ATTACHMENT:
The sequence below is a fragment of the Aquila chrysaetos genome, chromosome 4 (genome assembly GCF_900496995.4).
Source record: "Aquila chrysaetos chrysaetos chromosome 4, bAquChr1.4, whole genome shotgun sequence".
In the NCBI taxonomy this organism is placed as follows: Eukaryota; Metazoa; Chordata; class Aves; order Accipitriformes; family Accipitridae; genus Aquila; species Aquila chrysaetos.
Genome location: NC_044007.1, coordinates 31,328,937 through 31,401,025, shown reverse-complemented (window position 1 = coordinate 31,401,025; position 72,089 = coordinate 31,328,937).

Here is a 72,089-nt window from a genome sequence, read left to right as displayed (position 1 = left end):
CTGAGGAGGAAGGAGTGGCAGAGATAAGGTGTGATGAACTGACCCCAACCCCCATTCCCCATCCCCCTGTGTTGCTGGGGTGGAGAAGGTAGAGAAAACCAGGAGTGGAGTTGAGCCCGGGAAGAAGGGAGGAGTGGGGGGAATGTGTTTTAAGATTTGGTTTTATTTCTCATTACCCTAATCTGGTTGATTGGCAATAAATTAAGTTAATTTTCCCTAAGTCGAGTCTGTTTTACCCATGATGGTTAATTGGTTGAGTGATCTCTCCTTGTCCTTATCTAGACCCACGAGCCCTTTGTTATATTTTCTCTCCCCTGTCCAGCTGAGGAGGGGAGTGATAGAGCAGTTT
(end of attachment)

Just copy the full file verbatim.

The sequence below is a fragment of the Aquila chrysaetos genome, chromosome 4 (genome assembly GCF_900496995.4).
Source record: "Aquila chrysaetos chrysaetos chromosome 4, bAquChr1.4, whole genome shotgun sequence".
In the NCBI taxonomy this organism is placed as follows: Eukaryota; Metazoa; Chordata; class Aves; order Accipitriformes; family Accipitridae; genus Aquila; species Aquila chrysaetos.
Genome location: NC_044007.1, coordinates 31,328,937 through 31,401,025, shown reverse-complemented (window position 1 = coordinate 31,401,025; position 72,089 = coordinate 31,328,937).

Here is a 72,089-nt window from a genome sequence, read left to right as displayed (position 1 = left end):
CTGAGGAGGAAGGAGTGGCAGAGATAAGGTGTGATGAACTGACCCCAACCCCCATTCCCCATCCCCCTGTGTTGCTGGGGTGGAGAAGGTAGAGAAAACCAGGAGTGGAGTTGAGCCCGGGAAGAAGGGAGGAGTGGGGGGAATGTGTTTTAAGATTTGGTTTTATTTCTCATTACCCTAATCTGGTTGATTGGCAATAAATTAAGTTAATTTTCCCTAAGTCGAGTCTGTTTTACCCATGATGGTTAATTGGTTGAGTGATCTCTCCTTGTCCTTATCTAGACCCACGAGCCCTTTGTTATATTTTCTCTCCCCTGTCCAGCTGAGGAGGGGAGTGATAGAGCAGTTT